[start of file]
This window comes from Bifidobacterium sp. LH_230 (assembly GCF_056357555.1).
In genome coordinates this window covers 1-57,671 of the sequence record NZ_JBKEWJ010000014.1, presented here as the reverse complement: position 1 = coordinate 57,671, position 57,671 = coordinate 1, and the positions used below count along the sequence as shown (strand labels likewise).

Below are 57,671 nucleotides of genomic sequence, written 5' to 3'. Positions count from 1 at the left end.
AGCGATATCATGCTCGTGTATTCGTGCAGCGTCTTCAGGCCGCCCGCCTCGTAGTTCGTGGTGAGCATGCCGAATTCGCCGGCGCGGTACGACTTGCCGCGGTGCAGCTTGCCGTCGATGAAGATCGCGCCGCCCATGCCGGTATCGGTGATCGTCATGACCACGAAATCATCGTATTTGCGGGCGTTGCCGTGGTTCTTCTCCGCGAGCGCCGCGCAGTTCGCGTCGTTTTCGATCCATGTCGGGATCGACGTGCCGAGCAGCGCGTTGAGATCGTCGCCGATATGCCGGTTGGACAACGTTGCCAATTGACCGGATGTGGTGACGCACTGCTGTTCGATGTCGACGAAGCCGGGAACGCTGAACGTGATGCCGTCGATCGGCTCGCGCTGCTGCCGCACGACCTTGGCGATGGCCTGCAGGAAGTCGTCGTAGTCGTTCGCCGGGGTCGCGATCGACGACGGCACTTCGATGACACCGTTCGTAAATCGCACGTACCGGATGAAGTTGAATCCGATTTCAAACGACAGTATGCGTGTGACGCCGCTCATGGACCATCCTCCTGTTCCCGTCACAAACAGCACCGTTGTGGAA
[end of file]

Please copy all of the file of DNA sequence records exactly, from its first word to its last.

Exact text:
This window comes from Bifidobacterium sp. LH_230 (assembly GCF_056357555.1).
In genome coordinates this window covers 1-57,671 of the sequence record NZ_JBKEWJ010000014.1, presented here as the reverse complement: position 1 = coordinate 57,671, position 57,671 = coordinate 1, and the positions used below count along the sequence as shown (strand labels likewise).

Below are 57,671 nucleotides of genomic sequence, written 5' to 3'. Positions count from 1 at the left end.
AGCGATATCATGCTCGTGTATTCGTGCAGCGTCTTCAGGCCGCCCGCCTCGTAGTTCGTGGTGAGCATGCCGAATTCGCCGGCGCGGTACGACTTGCCGCGGTGCAGCTTGCCGTCGATGAAGATCGCGCCGCCCATGCCGGTATCGGTGATCGTCATGACCACGAAATCATCGTATTTGCGGGCGTTGCCGTGGTTCTTCTCCGCGAGCGCCGCGCAGTTCGCGTCGTTTTCGATCCATGTCGGGATCGACGTGCCGAGCAGCGCGTTGAGATCGTCGCCGATATGCCGGTTGGACAACGTTGCCAATTGACCGGATGTGGTGACGCACTGCTGTTCGATGTCGACGAAGCCGGGAACGCTGAACGTGATGCCGTCGATCGGCTCGCGCTGCTGCCGCACGACCTTGGCGATGGCCTGCAGGAAGTCGTCGTAGTCGTTCGCCGGGGTCGCGATCGACGACGGCACTTCGATGACACCGTTCGTAAATCGCACGTACCGGATGAAGTTGAATCCGATTTCAAACGACAGTATGCGTGTGACGCCGCTCATGGACCATCCTCCTGTTCCCGTCACAAACAGCACCGTTGTGGAA